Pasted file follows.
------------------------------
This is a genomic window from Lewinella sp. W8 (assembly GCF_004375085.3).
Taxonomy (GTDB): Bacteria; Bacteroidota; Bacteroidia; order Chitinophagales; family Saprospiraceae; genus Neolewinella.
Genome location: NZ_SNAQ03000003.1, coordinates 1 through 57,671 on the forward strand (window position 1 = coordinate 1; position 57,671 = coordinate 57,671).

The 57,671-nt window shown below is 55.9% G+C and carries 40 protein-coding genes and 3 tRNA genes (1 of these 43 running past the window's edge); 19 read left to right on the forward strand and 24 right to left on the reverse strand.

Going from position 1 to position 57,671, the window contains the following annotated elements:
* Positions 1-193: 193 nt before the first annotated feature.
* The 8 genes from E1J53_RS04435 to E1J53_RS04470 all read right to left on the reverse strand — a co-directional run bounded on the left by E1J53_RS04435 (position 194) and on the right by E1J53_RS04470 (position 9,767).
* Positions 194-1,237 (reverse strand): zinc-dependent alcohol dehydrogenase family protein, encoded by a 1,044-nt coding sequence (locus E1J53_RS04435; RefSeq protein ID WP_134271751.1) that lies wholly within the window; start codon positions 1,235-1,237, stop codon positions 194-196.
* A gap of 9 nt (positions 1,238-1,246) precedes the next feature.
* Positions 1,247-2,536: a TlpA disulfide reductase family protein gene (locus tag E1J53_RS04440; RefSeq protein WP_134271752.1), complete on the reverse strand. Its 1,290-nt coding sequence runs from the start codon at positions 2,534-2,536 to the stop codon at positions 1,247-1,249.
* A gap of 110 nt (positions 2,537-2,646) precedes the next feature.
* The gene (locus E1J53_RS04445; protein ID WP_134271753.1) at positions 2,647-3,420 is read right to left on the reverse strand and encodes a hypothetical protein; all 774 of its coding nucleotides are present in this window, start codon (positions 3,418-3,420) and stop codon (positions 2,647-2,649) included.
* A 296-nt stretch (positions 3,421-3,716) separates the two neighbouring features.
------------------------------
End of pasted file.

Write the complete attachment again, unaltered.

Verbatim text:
This is a genomic window from Lewinella sp. W8 (assembly GCF_004375085.3).
Taxonomy (GTDB): Bacteria; Bacteroidota; Bacteroidia; order Chitinophagales; family Saprospiraceae; genus Neolewinella.
Genome location: NZ_SNAQ03000003.1, coordinates 1 through 57,671 on the forward strand (window position 1 = coordinate 1; position 57,671 = coordinate 57,671).

The 57,671-nt window shown below is 55.9% G+C and carries 40 protein-coding genes and 3 tRNA genes (1 of these 43 running past the window's edge); 19 read left to right on the forward strand and 24 right to left on the reverse strand.

Going from position 1 to position 57,671, the window contains the following annotated elements:
* Positions 1-193: 193 nt before the first annotated feature.
* The 8 genes from E1J53_RS04435 to E1J53_RS04470 all read right to left on the reverse strand — a co-directional run bounded on the left by E1J53_RS04435 (position 194) and on the right by E1J53_RS04470 (position 9,767).
* Positions 194-1,237 (reverse strand): zinc-dependent alcohol dehydrogenase family protein, encoded by a 1,044-nt coding sequence (locus E1J53_RS04435; RefSeq protein ID WP_134271751.1) that lies wholly within the window; start codon positions 1,235-1,237, stop codon positions 194-196.
* A gap of 9 nt (positions 1,238-1,246) precedes the next feature.
* Positions 1,247-2,536: a TlpA disulfide reductase family protein gene (locus tag E1J53_RS04440; RefSeq protein WP_134271752.1), complete on the reverse strand. Its 1,290-nt coding sequence runs from the start codon at positions 2,534-2,536 to the stop codon at positions 1,247-1,249.
* A gap of 110 nt (positions 2,537-2,646) precedes the next feature.
* The gene (locus E1J53_RS04445; protein ID WP_134271753.1) at positions 2,647-3,420 is read right to left on the reverse strand and encodes a hypothetical protein; all 774 of its coding nucleotides are present in this window, start codon (positions 3,418-3,420) and stop codon (positions 2,647-2,649) included.
* A 296-nt stretch (positions 3,421-3,716) separates the two neighbouring features.